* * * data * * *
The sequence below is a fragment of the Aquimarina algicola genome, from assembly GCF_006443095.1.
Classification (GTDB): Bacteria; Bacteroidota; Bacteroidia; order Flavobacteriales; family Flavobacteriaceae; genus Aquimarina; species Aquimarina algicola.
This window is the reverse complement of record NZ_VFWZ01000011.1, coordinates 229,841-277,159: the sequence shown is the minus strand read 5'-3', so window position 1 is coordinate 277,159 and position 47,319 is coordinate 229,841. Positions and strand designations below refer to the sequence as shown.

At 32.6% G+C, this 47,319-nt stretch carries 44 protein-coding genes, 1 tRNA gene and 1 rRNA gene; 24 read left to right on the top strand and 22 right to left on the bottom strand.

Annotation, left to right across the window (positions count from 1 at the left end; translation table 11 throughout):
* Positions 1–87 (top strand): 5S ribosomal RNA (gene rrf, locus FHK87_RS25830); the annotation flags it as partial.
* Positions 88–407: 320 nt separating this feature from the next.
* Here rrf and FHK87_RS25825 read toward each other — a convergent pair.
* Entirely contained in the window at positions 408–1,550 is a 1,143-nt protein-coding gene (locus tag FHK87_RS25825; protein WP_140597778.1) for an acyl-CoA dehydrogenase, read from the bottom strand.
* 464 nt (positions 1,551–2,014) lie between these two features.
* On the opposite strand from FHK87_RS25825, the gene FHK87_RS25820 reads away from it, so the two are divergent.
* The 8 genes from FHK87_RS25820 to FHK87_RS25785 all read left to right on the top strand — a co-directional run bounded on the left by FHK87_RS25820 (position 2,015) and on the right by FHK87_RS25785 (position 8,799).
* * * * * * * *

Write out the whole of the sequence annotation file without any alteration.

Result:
The sequence below is a fragment of the Aquimarina algicola genome, from assembly GCF_006443095.1.
Classification (GTDB): Bacteria; Bacteroidota; Bacteroidia; order Flavobacteriales; family Flavobacteriaceae; genus Aquimarina; species Aquimarina algicola.
This window is the reverse complement of record NZ_VFWZ01000011.1, coordinates 229,841-277,159: the sequence shown is the minus strand read 5'-3', so window position 1 is coordinate 277,159 and position 47,319 is coordinate 229,841. Positions and strand designations below refer to the sequence as shown.

At 32.6% G+C, this 47,319-nt stretch carries 44 protein-coding genes, 1 tRNA gene and 1 rRNA gene; 24 read left to right on the top strand and 22 right to left on the bottom strand.

Annotation, left to right across the window (positions count from 1 at the left end; translation table 11 throughout):
* Positions 1–87 (top strand): 5S ribosomal RNA (gene rrf, locus FHK87_RS25830); the annotation flags it as partial.
* Positions 88–407: 320 nt separating this feature from the next.
* Here rrf and FHK87_RS25825 read toward each other — a convergent pair.
* Entirely contained in the window at positions 408–1,550 is a 1,143-nt protein-coding gene (locus tag FHK87_RS25825; protein WP_140597778.1) for an acyl-CoA dehydrogenase, read from the bottom strand.
* 464 nt (positions 1,551–2,014) lie between these two features.
* On the opposite strand from FHK87_RS25825, the gene FHK87_RS25820 reads away from it, so the two are divergent.
* The 8 genes from FHK87_RS25820 to FHK87_RS25785 all read left to right on the top strand — a co-directional run bounded on the left by FHK87_RS25820 (position 2,015) and on the right by FHK87_RS25785 (position 8,799).